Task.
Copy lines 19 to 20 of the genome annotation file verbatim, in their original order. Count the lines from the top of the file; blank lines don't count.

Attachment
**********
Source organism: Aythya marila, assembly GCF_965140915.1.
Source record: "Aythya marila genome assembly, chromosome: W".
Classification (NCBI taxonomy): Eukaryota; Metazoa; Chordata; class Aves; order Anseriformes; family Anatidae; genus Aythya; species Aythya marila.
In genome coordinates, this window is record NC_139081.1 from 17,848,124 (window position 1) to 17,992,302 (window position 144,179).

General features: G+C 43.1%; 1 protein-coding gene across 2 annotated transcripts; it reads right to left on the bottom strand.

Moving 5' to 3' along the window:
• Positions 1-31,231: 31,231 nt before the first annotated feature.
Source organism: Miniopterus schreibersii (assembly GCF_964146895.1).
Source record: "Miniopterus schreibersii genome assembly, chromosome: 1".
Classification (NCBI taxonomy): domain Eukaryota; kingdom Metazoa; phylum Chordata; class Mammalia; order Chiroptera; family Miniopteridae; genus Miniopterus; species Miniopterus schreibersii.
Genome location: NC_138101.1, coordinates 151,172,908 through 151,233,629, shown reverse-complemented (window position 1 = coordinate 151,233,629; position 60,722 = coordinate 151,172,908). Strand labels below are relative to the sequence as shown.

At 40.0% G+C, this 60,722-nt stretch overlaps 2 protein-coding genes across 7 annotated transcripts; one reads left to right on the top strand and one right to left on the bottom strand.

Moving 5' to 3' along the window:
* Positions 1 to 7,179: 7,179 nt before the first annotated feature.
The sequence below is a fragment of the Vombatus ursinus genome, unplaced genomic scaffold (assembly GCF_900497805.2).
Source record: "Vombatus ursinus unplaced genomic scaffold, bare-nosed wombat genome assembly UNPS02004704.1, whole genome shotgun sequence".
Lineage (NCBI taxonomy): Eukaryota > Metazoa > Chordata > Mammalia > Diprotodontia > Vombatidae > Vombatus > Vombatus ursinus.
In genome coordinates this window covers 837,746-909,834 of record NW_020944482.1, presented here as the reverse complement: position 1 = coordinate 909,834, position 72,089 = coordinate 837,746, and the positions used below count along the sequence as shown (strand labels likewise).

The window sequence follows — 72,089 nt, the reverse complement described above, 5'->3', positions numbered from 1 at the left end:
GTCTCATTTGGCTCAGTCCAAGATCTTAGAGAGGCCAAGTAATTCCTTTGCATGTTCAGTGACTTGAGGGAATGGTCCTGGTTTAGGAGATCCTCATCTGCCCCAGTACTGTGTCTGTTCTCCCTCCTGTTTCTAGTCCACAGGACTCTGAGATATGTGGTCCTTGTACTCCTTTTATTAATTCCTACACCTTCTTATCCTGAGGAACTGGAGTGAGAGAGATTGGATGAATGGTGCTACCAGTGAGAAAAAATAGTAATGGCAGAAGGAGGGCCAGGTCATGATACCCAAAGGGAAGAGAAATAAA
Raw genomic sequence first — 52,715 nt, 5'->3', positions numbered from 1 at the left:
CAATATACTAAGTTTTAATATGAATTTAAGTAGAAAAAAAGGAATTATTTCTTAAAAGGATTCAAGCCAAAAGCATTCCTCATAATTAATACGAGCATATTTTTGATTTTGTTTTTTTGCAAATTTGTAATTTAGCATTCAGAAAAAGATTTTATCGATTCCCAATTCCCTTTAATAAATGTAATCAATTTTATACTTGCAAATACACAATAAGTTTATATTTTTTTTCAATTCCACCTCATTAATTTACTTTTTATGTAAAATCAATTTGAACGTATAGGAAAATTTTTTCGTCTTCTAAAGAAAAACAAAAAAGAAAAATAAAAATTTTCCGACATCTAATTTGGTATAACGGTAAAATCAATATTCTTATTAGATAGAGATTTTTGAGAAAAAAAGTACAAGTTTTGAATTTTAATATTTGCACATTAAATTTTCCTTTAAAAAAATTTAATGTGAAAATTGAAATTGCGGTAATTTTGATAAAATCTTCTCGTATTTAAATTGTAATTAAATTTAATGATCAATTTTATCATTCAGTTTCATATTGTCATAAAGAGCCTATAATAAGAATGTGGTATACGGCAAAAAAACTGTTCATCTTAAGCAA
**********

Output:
The window sequence follows — 72,089 nt, the reverse complement described above, 5'->3', positions numbered from 1 at the left end:
GTCTCATTTGGCTCAGTCCAAGATCTTAGAGAGGCCAAGTAATTCCTTTGCATGTTCAGTGACTTGAGGGAATGGTCCTGGTTTAGGAGATCCTCATCTGCCCCAGTACTGTGTCTGTTCTCCCTCCTGTTTCTAGTCCACAGGACTCTGAGATATGTGGTCCTTGTACTCCTTTTATTAATTCCTACACCTTCTTATCCTGAGGAACTGGAGTGAGAGAGATTGGATGAATGGTGCTACCAGTGAGAAAAAATAGTAATGGCAGAAGGAGGGCCAGGTCATGATACCCAAAGGGAAGAGAAATAAA